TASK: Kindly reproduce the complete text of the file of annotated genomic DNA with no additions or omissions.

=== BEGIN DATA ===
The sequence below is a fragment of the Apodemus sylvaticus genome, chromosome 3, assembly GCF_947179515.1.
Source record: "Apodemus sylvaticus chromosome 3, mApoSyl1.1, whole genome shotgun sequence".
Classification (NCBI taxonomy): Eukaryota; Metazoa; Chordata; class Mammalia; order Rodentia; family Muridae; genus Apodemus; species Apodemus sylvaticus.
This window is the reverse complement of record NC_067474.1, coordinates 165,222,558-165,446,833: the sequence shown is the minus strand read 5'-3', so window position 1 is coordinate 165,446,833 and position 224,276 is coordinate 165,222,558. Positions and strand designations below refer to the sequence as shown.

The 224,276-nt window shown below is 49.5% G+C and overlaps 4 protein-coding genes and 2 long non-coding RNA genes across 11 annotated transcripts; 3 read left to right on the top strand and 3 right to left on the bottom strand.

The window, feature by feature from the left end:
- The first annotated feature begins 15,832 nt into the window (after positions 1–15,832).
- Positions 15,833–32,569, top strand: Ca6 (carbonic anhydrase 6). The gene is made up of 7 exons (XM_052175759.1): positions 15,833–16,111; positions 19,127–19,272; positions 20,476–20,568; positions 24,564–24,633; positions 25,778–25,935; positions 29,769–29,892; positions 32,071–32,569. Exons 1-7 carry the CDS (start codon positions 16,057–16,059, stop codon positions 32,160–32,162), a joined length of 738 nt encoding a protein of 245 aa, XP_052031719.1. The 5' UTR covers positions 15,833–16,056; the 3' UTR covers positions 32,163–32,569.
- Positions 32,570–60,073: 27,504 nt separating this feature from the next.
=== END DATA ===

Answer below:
The sequence below is a fragment of the Apodemus sylvaticus genome, chromosome 3, assembly GCF_947179515.1.
Source record: "Apodemus sylvaticus chromosome 3, mApoSyl1.1, whole genome shotgun sequence".
Classification (NCBI taxonomy): Eukaryota; Metazoa; Chordata; class Mammalia; order Rodentia; family Muridae; genus Apodemus; species Apodemus sylvaticus.
This window is the reverse complement of record NC_067474.1, coordinates 165,222,558-165,446,833: the sequence shown is the minus strand read 5'-3', so window position 1 is coordinate 165,446,833 and position 224,276 is coordinate 165,222,558. Positions and strand designations below refer to the sequence as shown.

The 224,276-nt window shown below is 49.5% G+C and overlaps 4 protein-coding genes and 2 long non-coding RNA genes across 11 annotated transcripts; 3 read left to right on the top strand and 3 right to left on the bottom strand.

The window, feature by feature from the left end:
- The first annotated feature begins 15,832 nt into the window (after positions 1–15,832).
- Positions 15,833–32,569, top strand: Ca6 (carbonic anhydrase 6). The gene is made up of 7 exons (XM_052175759.1): positions 15,833–16,111; positions 19,127–19,272; positions 20,476–20,568; positions 24,564–24,633; positions 25,778–25,935; positions 29,769–29,892; positions 32,071–32,569. Exons 1-7 carry the CDS (start codon positions 16,057–16,059, stop codon positions 32,160–32,162), a joined length of 738 nt encoding a protein of 245 aa, XP_052031719.1. The 5' UTR covers positions 15,833–16,056; the 3' UTR covers positions 32,163–32,569.
- Positions 32,570–60,073: 27,504 nt separating this feature from the next.